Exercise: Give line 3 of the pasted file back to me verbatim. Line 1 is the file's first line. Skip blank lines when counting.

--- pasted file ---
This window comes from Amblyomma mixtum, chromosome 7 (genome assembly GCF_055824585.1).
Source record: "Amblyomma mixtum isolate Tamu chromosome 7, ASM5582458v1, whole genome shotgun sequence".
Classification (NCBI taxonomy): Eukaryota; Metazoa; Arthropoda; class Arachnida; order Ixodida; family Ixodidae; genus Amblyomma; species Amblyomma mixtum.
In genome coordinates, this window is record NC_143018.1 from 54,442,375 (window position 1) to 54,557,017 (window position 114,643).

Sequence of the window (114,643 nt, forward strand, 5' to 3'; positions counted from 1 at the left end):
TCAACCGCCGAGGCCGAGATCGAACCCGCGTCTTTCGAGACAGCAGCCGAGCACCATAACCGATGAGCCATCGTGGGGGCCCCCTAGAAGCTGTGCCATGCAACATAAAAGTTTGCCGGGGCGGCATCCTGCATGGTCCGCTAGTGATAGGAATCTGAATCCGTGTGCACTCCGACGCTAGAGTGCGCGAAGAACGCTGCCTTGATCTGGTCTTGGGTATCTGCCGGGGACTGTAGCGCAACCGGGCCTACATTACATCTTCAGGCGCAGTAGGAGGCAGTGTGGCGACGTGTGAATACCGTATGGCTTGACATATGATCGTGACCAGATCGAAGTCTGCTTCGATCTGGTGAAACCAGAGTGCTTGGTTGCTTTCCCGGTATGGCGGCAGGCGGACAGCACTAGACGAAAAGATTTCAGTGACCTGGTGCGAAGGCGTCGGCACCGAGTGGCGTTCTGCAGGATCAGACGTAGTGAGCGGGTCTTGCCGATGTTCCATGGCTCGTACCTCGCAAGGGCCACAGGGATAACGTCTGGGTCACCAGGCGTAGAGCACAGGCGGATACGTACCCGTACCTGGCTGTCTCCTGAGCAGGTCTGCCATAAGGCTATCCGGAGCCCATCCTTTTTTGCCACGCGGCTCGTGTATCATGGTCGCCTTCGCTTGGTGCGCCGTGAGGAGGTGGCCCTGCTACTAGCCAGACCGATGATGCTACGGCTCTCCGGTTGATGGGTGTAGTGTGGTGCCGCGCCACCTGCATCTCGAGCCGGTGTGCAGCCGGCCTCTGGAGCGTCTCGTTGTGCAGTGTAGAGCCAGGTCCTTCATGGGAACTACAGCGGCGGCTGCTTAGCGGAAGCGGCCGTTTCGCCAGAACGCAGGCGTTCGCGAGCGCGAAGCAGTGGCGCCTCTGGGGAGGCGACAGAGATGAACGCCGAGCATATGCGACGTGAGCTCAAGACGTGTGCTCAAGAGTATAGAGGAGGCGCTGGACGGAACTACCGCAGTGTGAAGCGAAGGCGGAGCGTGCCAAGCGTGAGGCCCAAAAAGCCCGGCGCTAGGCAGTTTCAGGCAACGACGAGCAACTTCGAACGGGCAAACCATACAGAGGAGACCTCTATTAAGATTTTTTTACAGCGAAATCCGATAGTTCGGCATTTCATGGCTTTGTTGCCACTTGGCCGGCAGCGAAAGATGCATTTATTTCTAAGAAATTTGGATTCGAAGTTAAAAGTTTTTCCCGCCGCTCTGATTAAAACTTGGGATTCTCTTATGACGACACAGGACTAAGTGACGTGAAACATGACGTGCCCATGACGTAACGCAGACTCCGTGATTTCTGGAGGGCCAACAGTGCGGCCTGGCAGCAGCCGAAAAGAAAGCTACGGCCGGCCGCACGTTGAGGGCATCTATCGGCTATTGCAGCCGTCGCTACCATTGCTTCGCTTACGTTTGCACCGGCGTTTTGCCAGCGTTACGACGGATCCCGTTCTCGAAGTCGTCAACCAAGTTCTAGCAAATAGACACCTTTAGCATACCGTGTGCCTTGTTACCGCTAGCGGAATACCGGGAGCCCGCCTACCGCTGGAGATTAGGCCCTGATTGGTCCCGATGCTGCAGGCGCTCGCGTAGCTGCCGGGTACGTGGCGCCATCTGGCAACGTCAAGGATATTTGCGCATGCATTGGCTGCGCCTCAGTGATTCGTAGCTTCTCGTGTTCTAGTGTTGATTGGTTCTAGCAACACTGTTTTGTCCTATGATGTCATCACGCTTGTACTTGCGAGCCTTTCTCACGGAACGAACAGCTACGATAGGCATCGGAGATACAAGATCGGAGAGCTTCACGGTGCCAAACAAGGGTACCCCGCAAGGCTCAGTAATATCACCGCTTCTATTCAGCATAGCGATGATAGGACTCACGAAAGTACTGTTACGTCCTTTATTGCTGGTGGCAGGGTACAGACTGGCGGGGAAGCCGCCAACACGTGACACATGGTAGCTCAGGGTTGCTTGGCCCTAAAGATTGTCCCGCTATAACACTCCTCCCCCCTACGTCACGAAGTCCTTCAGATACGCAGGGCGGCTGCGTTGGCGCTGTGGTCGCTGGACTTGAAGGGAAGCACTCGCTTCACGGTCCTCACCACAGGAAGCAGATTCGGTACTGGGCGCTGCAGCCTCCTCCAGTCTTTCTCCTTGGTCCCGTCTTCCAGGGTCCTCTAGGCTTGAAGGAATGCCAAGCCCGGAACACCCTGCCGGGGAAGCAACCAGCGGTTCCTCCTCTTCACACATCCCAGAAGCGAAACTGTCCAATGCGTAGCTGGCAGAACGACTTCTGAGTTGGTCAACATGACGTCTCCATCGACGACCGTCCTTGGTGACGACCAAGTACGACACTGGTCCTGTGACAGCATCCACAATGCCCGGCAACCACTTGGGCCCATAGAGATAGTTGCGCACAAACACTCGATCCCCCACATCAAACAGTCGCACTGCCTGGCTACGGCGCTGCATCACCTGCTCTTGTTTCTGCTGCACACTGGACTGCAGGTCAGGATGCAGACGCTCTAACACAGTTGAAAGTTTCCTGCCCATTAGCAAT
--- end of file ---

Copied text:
Classification (NCBI taxonomy): Eukaryota; Metazoa; Arthropoda; class Arachnida; order Ixodida; family Ixodidae; genus Amblyomma; species Amblyomma mixtum.